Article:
Eamonn Holmes issues message to chronic pain sufferers amid ‘agony

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Eamonn Holmes, 62, has veen very vocal about the health ailments that cause him to be in excrutiating pain, giving chrinic pain sufferers more visibility. Taking to Twitter earlier today, the GB News star issued a message to those who, like him, struggled with painful health issues.

In view of his one million followers, Eamonn began: “Hello all my #ChronicPain sufferers….

“I know it not much help but it does help a little I feel to know we are not alone.

“Therefore from time to time I make these posts so some of you can share stories and just talk to someone who knows what u r going through.” (sic)

Eamonn soon received a reply from a Twitter user named Fadinha28, who descibed the “pain” and “stiffness” she felt every day.

She typed: “Pain every day. Shoulders, neck, back. Tendons that hurt.

“I’m always tired. Stiffness in the morning is a nightmare.

“It’s like someone is hitting me. I’m on the pain clinic. They help me manage the pain.

“But I don’t know if what I have has a name. It’s ‘just’ chronic pain?”

Eamonn responded: “Claudia’s tweet sadly like so many others.

“What causes our #ChronicPain ? Some of us know others don’t.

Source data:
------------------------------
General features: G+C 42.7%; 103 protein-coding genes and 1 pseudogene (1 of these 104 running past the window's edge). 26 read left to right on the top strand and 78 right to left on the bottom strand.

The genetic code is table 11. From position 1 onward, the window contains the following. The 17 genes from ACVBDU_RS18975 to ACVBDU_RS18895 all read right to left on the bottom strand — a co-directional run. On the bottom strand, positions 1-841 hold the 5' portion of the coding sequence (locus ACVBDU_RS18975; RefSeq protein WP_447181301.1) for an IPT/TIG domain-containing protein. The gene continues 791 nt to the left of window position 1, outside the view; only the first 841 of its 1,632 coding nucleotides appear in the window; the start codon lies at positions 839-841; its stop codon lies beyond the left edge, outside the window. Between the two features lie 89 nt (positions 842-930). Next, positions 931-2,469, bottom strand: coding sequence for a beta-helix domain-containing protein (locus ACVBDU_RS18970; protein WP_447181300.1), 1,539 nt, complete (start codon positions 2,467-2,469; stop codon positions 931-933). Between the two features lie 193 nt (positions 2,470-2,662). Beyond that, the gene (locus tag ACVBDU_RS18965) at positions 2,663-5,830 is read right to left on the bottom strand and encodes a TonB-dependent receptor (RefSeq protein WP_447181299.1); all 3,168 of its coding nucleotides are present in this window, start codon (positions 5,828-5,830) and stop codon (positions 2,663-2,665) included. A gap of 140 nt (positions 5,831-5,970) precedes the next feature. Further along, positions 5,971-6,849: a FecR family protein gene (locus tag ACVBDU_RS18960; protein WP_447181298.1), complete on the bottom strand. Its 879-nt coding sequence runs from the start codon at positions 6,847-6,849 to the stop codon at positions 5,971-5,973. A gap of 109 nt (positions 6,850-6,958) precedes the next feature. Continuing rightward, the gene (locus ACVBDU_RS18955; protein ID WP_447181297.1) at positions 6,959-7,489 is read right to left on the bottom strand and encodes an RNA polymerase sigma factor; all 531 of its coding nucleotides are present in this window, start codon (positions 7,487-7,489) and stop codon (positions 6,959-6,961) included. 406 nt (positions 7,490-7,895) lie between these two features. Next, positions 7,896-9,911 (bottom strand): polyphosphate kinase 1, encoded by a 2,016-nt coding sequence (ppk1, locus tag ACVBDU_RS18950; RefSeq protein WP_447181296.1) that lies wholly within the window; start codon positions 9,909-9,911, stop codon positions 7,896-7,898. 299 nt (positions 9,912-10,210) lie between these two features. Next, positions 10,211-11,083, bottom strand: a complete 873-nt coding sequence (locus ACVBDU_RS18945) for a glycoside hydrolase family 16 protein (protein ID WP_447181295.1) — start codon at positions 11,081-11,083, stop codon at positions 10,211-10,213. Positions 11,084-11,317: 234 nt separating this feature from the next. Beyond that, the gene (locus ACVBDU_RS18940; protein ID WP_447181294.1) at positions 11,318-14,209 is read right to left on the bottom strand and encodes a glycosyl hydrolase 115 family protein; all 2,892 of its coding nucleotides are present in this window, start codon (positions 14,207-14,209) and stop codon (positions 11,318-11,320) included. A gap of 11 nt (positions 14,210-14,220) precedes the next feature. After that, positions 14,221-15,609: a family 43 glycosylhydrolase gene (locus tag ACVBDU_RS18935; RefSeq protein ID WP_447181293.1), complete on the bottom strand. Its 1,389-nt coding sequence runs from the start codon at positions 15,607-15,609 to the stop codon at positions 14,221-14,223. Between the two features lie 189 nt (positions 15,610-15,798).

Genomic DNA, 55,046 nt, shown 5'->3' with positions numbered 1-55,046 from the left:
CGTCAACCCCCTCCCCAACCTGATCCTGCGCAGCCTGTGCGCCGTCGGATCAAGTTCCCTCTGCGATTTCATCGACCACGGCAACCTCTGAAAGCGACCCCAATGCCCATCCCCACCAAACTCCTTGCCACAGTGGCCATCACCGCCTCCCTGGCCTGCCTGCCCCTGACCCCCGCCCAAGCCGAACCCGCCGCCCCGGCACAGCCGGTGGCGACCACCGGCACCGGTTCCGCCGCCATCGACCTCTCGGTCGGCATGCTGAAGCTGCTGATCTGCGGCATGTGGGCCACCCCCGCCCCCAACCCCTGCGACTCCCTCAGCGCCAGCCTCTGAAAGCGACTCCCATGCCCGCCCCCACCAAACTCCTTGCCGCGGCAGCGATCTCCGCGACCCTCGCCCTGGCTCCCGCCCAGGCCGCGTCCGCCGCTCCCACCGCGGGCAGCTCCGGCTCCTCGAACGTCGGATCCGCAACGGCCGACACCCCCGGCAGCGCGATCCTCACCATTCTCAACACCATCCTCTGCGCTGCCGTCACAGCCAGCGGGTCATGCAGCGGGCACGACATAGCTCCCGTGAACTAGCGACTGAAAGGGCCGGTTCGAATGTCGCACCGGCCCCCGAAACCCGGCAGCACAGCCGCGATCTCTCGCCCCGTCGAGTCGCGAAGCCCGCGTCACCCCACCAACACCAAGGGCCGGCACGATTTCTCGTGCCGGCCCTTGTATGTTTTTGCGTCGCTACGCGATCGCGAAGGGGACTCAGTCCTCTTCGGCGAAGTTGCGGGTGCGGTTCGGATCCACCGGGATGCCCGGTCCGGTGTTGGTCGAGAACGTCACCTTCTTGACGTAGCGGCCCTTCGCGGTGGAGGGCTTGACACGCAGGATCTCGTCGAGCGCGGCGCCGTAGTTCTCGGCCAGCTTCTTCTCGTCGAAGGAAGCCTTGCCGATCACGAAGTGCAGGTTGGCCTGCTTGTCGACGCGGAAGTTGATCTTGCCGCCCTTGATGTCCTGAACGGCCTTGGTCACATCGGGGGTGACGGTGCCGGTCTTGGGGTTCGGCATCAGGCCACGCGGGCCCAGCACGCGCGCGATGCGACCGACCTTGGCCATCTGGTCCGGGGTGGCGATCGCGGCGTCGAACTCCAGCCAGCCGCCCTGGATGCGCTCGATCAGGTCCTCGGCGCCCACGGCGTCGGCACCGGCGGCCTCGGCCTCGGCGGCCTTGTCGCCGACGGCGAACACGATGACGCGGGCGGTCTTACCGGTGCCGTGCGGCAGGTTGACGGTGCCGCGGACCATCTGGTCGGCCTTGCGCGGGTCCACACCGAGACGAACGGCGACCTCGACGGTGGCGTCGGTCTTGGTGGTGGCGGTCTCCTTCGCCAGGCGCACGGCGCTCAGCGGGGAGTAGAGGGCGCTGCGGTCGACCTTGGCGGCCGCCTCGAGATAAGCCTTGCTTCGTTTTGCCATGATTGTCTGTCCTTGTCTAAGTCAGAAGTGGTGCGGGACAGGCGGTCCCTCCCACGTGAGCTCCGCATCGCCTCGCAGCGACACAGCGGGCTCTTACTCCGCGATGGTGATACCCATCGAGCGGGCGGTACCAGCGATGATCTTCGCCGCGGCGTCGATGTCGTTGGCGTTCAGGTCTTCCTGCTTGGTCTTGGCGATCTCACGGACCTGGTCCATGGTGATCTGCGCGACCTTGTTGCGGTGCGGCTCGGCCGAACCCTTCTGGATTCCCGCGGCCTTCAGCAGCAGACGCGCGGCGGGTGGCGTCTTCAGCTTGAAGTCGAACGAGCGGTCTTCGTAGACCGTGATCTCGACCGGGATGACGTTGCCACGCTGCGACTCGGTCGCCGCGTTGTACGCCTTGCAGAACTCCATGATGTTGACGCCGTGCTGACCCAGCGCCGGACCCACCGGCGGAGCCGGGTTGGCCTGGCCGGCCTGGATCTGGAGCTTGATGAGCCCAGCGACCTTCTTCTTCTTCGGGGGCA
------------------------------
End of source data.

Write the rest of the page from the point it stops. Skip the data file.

“I wonder if we all sat in the same room talking would our pains in someway lessen ? A collective calming ?”

The TV star concluded: “My whole left leg pulsating tonight. Agony.”

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Back in March this year, Eamonn was diagnosed with a dislocated pelvis and three slipped discs.

A slipped disc is when “a soft cushion of tissue between the bones in your spine pushes out”, the NHS explained.

He has been walking with crutches, but is determined to work with his physiotherapist, James David, to “still get around” without their help.

Back in June, Eamonn shared a video of one of his training sessions on Twitter, in which his physiotherapist said they had “gone past the recoup stage.”

In the subsequent “rehab stage”, the pair have been aiming to strengthen Eamonn’s pelvic stability.

“I’m just getting him to do loads of leg movements to help to train the brain that he can move in that way,” James explained.

“I’ve lost nerves in my right leg,” Eamonn elaborated. “There’s certain actions I can’t do.”

He added: “So even the most simple things, it’s hard, but it’s getting better.”

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